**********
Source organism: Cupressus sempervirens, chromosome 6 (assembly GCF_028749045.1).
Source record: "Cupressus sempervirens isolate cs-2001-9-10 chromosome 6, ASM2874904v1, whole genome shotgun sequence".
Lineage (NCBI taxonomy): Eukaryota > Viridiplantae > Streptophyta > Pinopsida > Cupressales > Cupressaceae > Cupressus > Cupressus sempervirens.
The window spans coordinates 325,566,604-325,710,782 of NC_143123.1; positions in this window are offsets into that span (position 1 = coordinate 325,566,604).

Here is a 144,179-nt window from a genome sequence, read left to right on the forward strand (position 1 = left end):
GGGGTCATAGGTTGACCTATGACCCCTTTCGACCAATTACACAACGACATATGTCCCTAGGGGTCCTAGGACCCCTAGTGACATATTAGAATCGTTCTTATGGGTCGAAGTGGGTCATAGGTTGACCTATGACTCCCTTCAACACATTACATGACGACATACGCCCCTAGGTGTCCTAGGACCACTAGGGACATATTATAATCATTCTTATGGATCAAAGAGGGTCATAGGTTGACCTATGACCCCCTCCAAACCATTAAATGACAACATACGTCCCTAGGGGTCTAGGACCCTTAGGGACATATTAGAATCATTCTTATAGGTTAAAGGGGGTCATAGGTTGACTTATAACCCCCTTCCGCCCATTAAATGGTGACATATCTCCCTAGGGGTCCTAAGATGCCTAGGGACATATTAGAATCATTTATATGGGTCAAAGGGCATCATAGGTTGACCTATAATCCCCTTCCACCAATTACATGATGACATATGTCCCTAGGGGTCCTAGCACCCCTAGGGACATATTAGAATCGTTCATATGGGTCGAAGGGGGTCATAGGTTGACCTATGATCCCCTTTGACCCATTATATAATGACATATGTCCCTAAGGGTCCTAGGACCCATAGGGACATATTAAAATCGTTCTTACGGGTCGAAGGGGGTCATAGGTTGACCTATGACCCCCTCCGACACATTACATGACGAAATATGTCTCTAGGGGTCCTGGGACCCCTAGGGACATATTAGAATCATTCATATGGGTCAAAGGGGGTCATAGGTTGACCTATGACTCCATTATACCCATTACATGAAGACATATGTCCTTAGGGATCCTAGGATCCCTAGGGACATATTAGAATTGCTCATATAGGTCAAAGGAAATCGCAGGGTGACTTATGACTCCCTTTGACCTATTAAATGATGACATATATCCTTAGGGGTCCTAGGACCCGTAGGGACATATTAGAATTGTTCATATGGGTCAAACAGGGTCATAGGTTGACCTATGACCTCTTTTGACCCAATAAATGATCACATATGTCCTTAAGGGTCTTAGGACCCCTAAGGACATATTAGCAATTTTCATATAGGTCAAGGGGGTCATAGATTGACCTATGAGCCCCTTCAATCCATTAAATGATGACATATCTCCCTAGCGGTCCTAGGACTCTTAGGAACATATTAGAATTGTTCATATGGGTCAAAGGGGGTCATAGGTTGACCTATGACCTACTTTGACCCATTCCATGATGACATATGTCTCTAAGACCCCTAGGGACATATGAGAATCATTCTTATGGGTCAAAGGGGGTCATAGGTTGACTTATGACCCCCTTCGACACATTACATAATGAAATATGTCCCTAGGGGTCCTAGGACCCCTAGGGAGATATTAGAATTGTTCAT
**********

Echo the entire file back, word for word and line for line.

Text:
Source organism: Cupressus sempervirens, chromosome 6 (assembly GCF_028749045.1).
Source record: "Cupressus sempervirens isolate cs-2001-9-10 chromosome 6, ASM2874904v1, whole genome shotgun sequence".
Lineage (NCBI taxonomy): Eukaryota > Viridiplantae > Streptophyta > Pinopsida > Cupressales > Cupressaceae > Cupressus > Cupressus sempervirens.
The window spans coordinates 325,566,604-325,710,782 of NC_143123.1; positions in this window are offsets into that span (position 1 = coordinate 325,566,604).

Here is a 144,179-nt window from a genome sequence, read left to right on the forward strand (position 1 = left end):
GGGGTCATAGGTTGACCTATGACCCCTTTCGACCAATTACACAACGACATATGTCCCTAGGGGTCCTAGGACCCCTAGTGACATATTAGAATCGTTCTTATGGGTCGAAGTGGGTCATAGGTTGACCTATGACTCCCTTCAACACATTACATGACGACATACGCCCCTAGGTGTCCTAGGACCACTAGGGACATATTATAATCATTCTTATGGATCAAAGAGGGTCATAGGTTGACCTATGACCCCCTCCAAACCATTAAATGACAACATACGTCCCTAGGGGTCTAGGACCCTTAGGGACATATTAGAATCATTCTTATAGGTTAAAGGGGGTCATAGGTTGACTTATAACCCCCTTCCGCCCATTAAATGGTGACATATCTCCCTAGGGGTCCTAAGATGCCTAGGGACATATTAGAATCATTTATATGGGTCAAAGGGCATCATAGGTTGACCTATAATCCCCTTCCACCAATTACATGATGACATATGTCCCTAGGGGTCCTAGCACCCCTAGGGACATATTAGAATCGTTCATATGGGTCGAAGGGGGTCATAGGTTGACCTATGATCCCCTTTGACCCATTATATAATGACATATGTCCCTAAGGGTCCTAGGACCCATAGGGACATATTAAAATCGTTCTTACGGGTCGAAGGGGGTCATAGGTTGACCTATGACCCCCTCCGACACATTACATGACGAAATATGTCTCTAGGGGTCCTGGGACCCCTAGGGACATATTAGAATCATTCATATGGGTCAAAGGGGGTCATAGGTTGACCTATGACTCCATTATACCCATTACATGAAGACATATGTCCTTAGGGATCCTAGGATCCCTAGGGACATATTAGAATTGCTCATATAGGTCAAAGGAAATCGCAGGGTGACTTATGACTCCCTTTGACCTATTAAATGATGACATATATCCTTAGGGGTCCTAGGACCCGTAGGGACATATTAGAATTGTTCATATGGGTCAAACAGGGTCATAGGTTGACCTATGACCTCTTTTGACCCAATAAATGATCACATATGTCCTTAAGGGTCTTAGGACCCCTAAGGACATATTAGCAATTTTCATATAGGTCAAGGGGGTCATAGATTGACCTATGAGCCCCTTCAATCCATTAAATGATGACATATCTCCCTAGCGGTCCTAGGACTCTTAGGAACATATTAGAATTGTTCATATGGGTCAAAGGGGGTCATAGGTTGACCTATGACCTACTTTGACCCATTCCATGATGACATATGTCTCTAAGACCCCTAGGGACATATGAGAATCATTCTTATGGGTCAAAGGGGGTCATAGGTTGACTTATGACCCCCTTCGACACATTACATAATGAAATATGTCCCTAGGGGTCCTAGGACCCCTAGGGAGATATTAGAATTGTTCAT